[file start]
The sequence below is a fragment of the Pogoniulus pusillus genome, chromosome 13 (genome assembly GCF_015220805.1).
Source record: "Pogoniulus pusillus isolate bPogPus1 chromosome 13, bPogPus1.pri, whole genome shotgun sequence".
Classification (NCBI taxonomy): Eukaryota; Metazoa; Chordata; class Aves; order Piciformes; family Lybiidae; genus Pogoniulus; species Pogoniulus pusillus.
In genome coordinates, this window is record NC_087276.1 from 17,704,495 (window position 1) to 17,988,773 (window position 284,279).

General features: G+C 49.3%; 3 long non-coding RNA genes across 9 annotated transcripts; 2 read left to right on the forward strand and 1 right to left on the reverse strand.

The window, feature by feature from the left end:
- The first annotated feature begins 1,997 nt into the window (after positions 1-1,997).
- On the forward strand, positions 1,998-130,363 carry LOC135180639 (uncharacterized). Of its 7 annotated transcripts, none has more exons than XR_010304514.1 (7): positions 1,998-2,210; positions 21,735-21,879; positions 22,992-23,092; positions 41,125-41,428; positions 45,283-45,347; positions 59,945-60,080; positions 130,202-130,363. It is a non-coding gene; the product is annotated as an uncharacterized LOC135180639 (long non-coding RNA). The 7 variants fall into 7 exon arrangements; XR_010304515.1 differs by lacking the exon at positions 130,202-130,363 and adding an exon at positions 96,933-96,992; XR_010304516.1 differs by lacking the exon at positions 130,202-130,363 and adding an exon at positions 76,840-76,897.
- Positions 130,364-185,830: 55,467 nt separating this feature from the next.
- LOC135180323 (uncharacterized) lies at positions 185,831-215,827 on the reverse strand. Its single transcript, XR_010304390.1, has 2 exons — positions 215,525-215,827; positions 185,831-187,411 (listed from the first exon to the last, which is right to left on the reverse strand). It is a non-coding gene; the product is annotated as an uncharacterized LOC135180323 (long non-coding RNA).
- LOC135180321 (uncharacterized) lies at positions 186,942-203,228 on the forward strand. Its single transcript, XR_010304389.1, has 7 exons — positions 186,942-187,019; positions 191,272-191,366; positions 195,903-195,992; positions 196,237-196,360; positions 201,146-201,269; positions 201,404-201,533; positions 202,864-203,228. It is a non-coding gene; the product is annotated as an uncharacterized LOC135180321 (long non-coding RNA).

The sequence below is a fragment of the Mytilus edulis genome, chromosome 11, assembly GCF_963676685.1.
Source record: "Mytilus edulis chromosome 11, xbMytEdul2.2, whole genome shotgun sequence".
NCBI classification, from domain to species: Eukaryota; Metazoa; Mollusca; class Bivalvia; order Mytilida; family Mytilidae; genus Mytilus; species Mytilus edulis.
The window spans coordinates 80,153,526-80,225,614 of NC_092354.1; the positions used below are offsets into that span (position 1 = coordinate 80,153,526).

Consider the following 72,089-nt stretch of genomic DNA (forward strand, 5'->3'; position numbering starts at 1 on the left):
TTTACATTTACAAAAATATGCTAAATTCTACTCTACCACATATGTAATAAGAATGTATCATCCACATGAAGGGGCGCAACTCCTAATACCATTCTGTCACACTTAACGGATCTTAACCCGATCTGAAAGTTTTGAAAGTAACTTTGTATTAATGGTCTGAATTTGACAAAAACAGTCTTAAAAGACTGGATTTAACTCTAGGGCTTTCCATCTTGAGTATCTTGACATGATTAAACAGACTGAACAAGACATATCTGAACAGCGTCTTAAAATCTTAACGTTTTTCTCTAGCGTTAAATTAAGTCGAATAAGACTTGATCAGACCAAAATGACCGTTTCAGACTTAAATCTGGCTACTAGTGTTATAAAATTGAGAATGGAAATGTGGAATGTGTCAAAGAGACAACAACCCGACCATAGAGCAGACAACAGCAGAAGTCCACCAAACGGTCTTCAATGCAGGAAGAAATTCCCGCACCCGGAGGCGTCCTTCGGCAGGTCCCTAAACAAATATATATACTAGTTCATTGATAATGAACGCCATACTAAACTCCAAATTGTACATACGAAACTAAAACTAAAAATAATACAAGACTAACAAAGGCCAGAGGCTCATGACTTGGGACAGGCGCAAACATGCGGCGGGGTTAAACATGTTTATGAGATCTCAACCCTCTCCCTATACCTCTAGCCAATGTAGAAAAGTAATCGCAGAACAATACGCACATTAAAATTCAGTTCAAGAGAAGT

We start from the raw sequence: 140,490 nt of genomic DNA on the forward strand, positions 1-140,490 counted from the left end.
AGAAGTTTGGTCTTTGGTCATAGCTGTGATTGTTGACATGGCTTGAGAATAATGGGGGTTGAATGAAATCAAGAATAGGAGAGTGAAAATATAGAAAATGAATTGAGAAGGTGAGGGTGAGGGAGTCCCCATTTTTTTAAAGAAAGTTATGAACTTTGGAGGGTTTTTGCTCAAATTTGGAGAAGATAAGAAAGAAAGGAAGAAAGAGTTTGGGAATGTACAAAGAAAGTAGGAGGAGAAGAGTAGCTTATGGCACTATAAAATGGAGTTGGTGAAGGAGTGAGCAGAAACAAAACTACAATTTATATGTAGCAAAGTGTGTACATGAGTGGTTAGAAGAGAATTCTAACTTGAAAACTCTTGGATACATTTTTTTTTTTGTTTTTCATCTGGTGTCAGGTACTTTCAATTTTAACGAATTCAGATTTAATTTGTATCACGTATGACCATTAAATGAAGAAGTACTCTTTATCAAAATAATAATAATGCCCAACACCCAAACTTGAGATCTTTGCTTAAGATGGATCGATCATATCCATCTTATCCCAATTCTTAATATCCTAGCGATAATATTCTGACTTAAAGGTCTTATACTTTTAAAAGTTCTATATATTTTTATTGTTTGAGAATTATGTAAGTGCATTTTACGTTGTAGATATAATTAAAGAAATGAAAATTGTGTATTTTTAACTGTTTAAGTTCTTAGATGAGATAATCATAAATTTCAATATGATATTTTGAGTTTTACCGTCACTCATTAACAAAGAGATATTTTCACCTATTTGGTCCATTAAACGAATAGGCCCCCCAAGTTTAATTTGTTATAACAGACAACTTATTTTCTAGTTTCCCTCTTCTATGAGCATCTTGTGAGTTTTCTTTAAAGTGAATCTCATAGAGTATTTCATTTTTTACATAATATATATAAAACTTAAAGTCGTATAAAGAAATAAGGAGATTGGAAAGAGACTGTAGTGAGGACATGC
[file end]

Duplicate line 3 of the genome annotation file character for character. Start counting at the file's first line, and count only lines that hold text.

Classification (NCBI taxonomy): Eukaryota; Metazoa; Chordata; class Aves; order Piciformes; family Lybiidae; genus Pogoniulus; species Pogoniulus pusillus.